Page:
My Turn: $7.25 an hour? That’s absurd!
The minimum wage debate rages every year or two. Presently, New Hampshire relies on the federal minimum wage. To a Republican like me, this makes no sense.
The same federal law is not suited for California, Mississippi, Alaska, Hawaii and New Hampshire. Republican philosophy holds the states as laboratories that engage in innovation in all areas. They also compete with one another for all that they deem good: an educated population, prosperity, increased commerce, new inventions and discoveries.
The present minimum wage – $7.25 per hour – is absurd for our state. I am not a fan of governing by popularity. The majority can be wrong and often is. The polls always favor an increase in minimum wage, even when it might not be sound economic policy. The better guide for a leader is science, history and true figures. Today, these considerations severely undermine the validity of the present minimum wage policy.
It is bad for our economy, our people, tax base and commercial development. No minimum-wage earner can survive on her salary. Tens of thousands of children receive benefits which subsidizes the parents’ dependence on the minimum wage. The Earned Income Credit is yet another goofball subsidy. Under this scheme if a wage earner does not have to pay taxes, he or she will get a check from the IRS for having worked. There are at least a dozen methods of diverting tax dollars from mostly the middle class to the lower economic class, because their wages are insufficient to survive.
During the last debate on the minimum wage, when I served in the New Hampshire House, I spoke in favor of a modest, graduated increase. For that I was demonized, called a stray dog, a backstabber, Judas and more.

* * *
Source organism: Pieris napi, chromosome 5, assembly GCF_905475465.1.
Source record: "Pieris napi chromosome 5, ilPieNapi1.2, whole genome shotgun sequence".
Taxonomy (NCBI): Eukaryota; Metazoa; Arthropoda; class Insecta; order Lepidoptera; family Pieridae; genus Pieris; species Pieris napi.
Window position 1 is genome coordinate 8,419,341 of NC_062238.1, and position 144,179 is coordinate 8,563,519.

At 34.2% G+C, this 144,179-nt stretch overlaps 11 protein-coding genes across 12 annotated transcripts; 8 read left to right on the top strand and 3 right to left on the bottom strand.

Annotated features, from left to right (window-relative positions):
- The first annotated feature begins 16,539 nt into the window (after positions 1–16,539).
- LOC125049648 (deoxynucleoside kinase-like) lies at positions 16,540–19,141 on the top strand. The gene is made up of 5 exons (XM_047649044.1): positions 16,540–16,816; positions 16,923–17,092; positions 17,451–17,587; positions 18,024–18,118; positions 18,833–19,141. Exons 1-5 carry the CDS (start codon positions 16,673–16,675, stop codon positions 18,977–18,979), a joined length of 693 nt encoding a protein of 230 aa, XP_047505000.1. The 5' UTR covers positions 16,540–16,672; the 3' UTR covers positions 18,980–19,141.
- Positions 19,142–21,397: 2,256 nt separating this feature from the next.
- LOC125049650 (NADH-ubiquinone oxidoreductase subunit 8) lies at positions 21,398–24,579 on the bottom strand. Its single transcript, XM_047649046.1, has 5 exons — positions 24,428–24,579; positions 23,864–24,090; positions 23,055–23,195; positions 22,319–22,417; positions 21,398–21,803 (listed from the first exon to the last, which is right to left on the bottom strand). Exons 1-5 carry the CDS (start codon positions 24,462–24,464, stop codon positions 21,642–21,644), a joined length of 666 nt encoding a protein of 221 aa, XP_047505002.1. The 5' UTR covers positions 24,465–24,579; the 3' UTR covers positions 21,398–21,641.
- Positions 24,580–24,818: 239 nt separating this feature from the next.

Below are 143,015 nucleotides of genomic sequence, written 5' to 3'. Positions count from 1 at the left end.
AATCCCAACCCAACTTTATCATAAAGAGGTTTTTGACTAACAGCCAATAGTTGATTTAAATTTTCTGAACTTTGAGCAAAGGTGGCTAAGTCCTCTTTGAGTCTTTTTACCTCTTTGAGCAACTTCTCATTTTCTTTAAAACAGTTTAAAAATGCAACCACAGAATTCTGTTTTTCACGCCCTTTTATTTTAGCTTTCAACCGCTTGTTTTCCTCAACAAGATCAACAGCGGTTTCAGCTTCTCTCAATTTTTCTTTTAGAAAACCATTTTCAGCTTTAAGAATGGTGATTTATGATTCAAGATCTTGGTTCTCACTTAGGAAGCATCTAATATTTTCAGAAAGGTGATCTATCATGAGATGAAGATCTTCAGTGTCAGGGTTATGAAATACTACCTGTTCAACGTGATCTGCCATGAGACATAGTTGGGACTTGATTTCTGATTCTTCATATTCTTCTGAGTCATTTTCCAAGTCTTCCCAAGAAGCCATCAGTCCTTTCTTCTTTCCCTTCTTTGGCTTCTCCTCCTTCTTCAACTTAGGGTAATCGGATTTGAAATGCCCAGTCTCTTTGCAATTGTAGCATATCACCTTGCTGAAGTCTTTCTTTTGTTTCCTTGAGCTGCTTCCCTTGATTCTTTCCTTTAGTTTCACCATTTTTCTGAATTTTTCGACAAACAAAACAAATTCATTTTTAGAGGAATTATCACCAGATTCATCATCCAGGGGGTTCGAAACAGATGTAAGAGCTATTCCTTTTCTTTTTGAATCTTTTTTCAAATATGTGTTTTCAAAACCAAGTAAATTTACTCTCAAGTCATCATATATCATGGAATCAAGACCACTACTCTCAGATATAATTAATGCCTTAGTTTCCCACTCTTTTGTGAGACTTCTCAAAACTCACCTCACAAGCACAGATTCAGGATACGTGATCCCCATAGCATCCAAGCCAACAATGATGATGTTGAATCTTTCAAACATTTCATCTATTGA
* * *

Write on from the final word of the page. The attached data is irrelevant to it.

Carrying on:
Empowering people not to depend on the government and get a fair wage for the fruits of their labor is basic common sense.
Compare today’s minimum wage to the 1960s, using productivity, buying power or income divergence. According to these scientific measurements, the minimum wage should be between $22.75 and $33.25. These numbers are too high for a sudden or even a graduated target. Today’s economy is more skill- and knowledge-driven. Also, the inflationary impact would be unsustainable. However, a $1.50 increase would raise the final product price by a nickel for every $10. That is absorbable.
The increase would have a negligible temporary increase in unemployment. That is, negligible unless you are one being laid off. We can manage that by creating artificial temporary jobs, most desirably in partnership with private entities, until the adjustment. As of today, the working lower economic class has less buying power, is more productive, and lives in greater disparity with other classes, than in the 1960s.
(Tony Soltani, a former state representative, lives in Epsom.)